In that case, you can simply request a letter from the tenant or mental health professional confirming the need for a service animal. You may also request the identification of the service animal as well as the animal’s records.

You cannot ask for a tenant’s medical records or a pet deposit. However, your tenants may be accountable for any damage beyond what would be considered normal wear and tear.

This can get a little tricky, so alternatively, you can consider a service like PetScreening to handle it for you.

Navigating fees and deposits

To offset the cost of a service—or the resources you’re spending screening pets yourself—and even bring in some additional recurring revenue, you’ll need to charge the right fees.

With the exception of service animals, you can ultimately decide how you want to charge your tenants for pets—if at all. Be sure to check your local state laws before charging pet fees.

There are three types of pet-related fees you may charge:

  1. One-time fee: This is a non-refundable fee paid at the beginning of the lease to cover the pet for the entirety of the lease. Some states do not allow non-refundable fees, such as California, Hawaii, and Montana, so be sure to check your local state laws.
  2. Monthly rent: Additional fees charged on a monthly basis
  3. Deposit: This is a deposit in addition to the security deposit that is accepted at the beginning of the lease. The deposit can be returned if the property is left in acceptable condition.

Notice to tenants to remove pets

Unfortunately, renters might occasionally violate your pet policy. Be sure that you’re in the right when it comes to local laws and confirm that the resident is, in fact, violating the policy. Often, a complaint from a neighbor doesn’t paint the whole picture. In the case of a violation, clear and understanding communication with the resident is always a good first step. Make sure they were aware of the pet policy (this is where a clear pet clause helps) and give them a reasonable amount of time to resolve the issue.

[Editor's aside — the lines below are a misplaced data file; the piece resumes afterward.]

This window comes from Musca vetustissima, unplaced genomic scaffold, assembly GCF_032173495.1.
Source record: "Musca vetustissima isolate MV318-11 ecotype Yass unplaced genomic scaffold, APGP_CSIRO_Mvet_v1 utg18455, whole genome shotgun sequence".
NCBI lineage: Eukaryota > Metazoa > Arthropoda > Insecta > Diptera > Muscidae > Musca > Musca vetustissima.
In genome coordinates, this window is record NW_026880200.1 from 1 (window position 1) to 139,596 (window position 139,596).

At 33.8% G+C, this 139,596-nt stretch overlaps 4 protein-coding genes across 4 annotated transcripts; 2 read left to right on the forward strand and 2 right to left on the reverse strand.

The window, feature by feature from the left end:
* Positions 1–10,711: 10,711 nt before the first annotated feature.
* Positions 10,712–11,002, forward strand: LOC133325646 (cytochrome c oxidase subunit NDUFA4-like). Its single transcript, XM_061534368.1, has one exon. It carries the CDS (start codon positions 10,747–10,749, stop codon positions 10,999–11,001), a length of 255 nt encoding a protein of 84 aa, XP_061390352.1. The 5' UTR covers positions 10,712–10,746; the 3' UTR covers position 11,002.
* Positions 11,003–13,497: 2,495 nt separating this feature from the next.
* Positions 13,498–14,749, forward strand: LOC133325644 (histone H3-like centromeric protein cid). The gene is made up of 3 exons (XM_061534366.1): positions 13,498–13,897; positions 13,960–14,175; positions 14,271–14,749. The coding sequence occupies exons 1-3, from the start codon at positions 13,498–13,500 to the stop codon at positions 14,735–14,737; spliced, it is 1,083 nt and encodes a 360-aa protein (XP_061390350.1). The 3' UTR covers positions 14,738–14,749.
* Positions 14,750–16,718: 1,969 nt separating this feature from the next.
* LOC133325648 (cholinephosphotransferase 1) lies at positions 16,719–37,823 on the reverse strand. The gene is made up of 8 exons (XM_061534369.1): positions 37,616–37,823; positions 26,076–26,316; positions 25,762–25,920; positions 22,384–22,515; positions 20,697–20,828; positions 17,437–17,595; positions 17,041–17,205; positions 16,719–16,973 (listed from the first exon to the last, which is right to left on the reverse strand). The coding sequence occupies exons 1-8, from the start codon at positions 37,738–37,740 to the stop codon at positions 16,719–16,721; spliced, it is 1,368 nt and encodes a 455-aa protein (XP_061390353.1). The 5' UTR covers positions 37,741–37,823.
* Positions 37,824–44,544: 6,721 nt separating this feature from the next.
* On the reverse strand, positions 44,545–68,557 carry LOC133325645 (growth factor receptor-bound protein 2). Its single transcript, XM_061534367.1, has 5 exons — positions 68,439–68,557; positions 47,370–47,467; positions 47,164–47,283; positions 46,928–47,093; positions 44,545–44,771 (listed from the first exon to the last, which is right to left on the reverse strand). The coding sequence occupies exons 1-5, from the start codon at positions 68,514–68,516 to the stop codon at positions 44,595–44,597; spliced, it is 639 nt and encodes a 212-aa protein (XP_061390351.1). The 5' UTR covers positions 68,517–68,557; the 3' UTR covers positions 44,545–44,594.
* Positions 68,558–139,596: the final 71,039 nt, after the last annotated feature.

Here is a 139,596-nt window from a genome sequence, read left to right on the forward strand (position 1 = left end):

If the problem persists, it’s time to send the tenant an unauthorized pet lease violation form or similar notice to remove pets.  Be sure reiterate the policy and outline the timeline they have to comply.

Getting this puppy started

Opening up your rental properties to pets doesn’t have to be a risk or a pain. A solid screening process helps you minimize risk and potentially increase your rental rates. As a bonus, a pet screening service can make managing pets easy and help you earn even more revenue, all while making a home for your residents’ furry friends.

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Jon Park

Jon Park a Content Strategist who started his career by building an online community of 150,000 beatboxers. During the little time where he's not consulting or heads-down writing content, he loves playing gaming, traveling to escape the NYC weather, and eating hot pot.